November 27, 2020


1. Federal government reaches out to 5 different labs, but does not reveal vaccination strategy

The Ministry of Health will sign letters of intent – with no commercial obligation – with five pharmaceutical companies that are currently in the final phases of clinical trials for coronavirus vaccines. The deals are with companies Pfizer, Jansen, Bharat Biotech, the Russian Direct Investment Fund (RDIF) and Moderna. The deal does not include the Chinese lab Sinovac, which will produce a vaccine in partnership with the São Paulo State Government under Governor João Doria – a political adversary of Jair Bolsonaro.

This week, the Federal Supreme Court ruled that the administration has 30 days in which to present a plan for mass vaccination against the coronavirus. This is the second time that the government has pressured to do so. The first request came from the Federal Court of Accounts. According to a study by Imperial College London, the rate of coronavirus contamination in Brazil has doubled in the last 15 days – from 0.68 on the 9th to 1.30 on the 23rd. This means that every 100 people with the virus will infect another 130. Over 171,000 people have already died from coronavirus in Brazil.

Folha de S.Paulo: Governo se aproxima de 5 fabricantes de vacina
O Estado de S. Paulo: Taxa de transmissão de coronavírus dobra em 15 dias
Valor Econômico: STF cobra plano de vacinação nacional
O Globo: Compare taxa de eficácia e previsão de preço das vacinas

2. Unused, 15 million COVID-19 tests could be thrown away

Amid a pandemic, Brazil could throw away nearly 15 million coronavirus tests because they haven’t been used by their expiration dates. This information comes from the Brazilian Chamber of Laboratory Diagnosis. According to the administration, the diagnostic kits can only be used if there is technical confirmation from the manufacturers that the tests are still effective and if they print a new deadline for recommended use. The Senate has demanded an explanation from the Ministry of Health. President Jair Bolsonaro says that the tests are the responsibility of states and municipalities.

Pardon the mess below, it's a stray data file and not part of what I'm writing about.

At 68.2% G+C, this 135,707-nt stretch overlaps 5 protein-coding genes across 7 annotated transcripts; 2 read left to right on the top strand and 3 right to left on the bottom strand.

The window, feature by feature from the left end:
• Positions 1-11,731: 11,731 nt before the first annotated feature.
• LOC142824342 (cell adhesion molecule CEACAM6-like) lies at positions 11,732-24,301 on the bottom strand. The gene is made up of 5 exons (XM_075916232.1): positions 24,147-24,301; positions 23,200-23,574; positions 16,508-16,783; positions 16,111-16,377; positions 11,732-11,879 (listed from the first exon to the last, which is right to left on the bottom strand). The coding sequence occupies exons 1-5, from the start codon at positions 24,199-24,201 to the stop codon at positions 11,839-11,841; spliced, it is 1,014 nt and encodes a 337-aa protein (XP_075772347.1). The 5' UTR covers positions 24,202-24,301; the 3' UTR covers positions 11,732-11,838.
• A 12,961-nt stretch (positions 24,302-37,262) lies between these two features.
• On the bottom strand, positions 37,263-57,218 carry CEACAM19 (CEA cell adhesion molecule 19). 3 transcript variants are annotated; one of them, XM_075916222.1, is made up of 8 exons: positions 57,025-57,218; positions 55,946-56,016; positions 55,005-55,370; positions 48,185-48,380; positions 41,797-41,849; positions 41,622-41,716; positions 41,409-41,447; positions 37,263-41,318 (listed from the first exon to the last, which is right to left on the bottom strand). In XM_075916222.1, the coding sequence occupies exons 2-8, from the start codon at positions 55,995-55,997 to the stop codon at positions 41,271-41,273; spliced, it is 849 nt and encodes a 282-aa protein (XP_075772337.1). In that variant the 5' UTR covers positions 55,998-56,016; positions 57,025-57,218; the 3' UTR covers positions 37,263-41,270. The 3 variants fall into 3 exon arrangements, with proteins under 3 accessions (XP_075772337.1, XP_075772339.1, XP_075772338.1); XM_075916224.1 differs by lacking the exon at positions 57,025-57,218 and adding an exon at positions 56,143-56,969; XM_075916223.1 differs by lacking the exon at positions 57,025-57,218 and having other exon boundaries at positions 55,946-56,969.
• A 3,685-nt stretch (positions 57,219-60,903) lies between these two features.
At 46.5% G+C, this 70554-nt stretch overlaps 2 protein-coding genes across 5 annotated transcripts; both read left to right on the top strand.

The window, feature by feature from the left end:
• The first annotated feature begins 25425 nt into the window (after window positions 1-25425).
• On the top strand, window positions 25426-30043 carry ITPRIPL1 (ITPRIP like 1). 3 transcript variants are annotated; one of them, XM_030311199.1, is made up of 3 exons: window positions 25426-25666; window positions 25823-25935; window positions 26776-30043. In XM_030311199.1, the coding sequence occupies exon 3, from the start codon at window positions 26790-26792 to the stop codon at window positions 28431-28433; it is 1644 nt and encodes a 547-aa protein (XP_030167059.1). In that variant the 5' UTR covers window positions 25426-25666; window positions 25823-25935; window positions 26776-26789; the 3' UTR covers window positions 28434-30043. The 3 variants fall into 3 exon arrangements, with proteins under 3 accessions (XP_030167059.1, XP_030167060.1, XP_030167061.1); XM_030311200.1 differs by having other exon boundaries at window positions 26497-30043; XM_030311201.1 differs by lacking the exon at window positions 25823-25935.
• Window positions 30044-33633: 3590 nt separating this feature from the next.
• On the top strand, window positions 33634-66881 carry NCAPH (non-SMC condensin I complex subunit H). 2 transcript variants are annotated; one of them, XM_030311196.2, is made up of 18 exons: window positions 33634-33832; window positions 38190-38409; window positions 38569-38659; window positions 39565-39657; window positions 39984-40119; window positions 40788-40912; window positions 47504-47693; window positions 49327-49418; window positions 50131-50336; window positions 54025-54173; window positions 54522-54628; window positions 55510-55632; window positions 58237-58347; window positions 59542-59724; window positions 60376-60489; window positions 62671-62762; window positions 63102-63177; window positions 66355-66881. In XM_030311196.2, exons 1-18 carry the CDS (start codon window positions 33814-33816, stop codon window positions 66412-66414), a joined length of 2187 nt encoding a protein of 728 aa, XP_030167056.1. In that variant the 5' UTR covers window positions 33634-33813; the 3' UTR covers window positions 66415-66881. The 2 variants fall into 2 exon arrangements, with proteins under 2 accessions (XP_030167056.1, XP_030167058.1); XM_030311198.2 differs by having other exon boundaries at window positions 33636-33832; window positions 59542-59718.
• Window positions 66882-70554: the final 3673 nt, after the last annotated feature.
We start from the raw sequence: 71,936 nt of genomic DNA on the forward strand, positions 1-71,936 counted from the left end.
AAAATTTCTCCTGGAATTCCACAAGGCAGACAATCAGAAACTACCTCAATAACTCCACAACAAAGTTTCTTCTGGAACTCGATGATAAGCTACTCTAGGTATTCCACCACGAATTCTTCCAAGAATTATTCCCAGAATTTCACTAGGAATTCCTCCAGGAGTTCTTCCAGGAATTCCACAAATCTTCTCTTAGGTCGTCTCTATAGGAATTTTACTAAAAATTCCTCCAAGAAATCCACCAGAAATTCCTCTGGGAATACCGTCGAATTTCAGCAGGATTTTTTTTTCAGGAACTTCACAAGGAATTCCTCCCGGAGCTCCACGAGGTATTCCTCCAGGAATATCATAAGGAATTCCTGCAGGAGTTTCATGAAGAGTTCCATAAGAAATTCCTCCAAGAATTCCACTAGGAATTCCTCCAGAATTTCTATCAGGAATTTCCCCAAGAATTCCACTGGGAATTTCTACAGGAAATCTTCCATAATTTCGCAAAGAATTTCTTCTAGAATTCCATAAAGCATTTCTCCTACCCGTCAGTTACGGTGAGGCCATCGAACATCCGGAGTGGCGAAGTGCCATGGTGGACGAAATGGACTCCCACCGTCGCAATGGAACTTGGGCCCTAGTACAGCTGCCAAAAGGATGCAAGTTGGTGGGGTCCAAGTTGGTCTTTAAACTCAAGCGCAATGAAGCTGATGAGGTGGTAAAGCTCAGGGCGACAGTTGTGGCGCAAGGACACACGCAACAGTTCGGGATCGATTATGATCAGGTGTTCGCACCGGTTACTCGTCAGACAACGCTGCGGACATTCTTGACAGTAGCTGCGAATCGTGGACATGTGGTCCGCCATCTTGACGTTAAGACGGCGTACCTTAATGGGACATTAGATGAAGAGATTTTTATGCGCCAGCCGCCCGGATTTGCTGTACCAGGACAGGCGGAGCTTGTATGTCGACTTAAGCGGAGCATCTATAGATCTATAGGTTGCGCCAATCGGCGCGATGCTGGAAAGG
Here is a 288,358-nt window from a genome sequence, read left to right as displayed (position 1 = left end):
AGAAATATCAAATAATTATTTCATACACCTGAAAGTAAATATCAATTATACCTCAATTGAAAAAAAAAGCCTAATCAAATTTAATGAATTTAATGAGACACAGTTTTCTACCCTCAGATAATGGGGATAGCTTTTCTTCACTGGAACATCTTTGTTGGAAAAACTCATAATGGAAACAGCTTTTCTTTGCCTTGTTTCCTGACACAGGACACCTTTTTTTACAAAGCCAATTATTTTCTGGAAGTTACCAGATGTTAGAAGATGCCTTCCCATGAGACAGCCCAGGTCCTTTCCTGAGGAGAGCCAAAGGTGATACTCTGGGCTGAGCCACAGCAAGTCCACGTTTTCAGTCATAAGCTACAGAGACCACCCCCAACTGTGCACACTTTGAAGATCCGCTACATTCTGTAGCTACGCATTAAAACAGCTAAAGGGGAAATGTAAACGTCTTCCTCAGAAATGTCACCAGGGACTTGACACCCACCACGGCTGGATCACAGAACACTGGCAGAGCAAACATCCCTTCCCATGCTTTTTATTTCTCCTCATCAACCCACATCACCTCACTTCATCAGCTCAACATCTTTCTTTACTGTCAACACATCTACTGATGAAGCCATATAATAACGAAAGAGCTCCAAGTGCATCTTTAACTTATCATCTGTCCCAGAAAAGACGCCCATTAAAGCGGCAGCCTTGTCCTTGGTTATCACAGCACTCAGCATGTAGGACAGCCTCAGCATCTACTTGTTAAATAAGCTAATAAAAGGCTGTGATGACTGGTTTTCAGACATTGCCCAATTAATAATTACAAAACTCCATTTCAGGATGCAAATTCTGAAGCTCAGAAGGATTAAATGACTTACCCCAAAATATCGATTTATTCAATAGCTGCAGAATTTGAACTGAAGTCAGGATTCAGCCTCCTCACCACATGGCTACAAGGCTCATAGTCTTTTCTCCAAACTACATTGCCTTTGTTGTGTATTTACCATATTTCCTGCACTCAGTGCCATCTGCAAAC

6.86 million tests have been stored in the Ministry of Health’s deposit in the state of São Paulo. Unused, they will be past their expiration dates in a couple of months. This is a greater number than the 5 million tests that have been administered through the public health system. According to state health secretariats, the federal government has sent incomplete test kits, with many containing no reagents, swabs or test tubes.

O Estado de S. Paulo: Sem uso, milhões de testes para o Covid-19 podem ser jogados no lixo
Folha de S.Paulo: Congresso pede explicações ao ministro da Saúde
O Globo: Presidente diz que responsabilidade é dos estados e municípios
G1: Acompanhe notícias sobre a pandemia

3. Increased food prices due to ‘stay at home’ campaign, says President

This week, President Jair Bolsonaro has blamed social isolation during the coronavirus pandemic for the significant increase in food prices. According to him, it is not possible to “set fixed prices” in order to change the “imbalance” in the market. “People have complained about the price of food. It has indeed increased beyond normal. We are sorry for that. But it’s also a consequence of the ‘stay at home’ campaign. They almost broke our economy,” he said. Bolsonaro has often criticized restrictive measures that have been adopted since the beginning of the pandemic and his statements come in response to criticism from his followers on social media.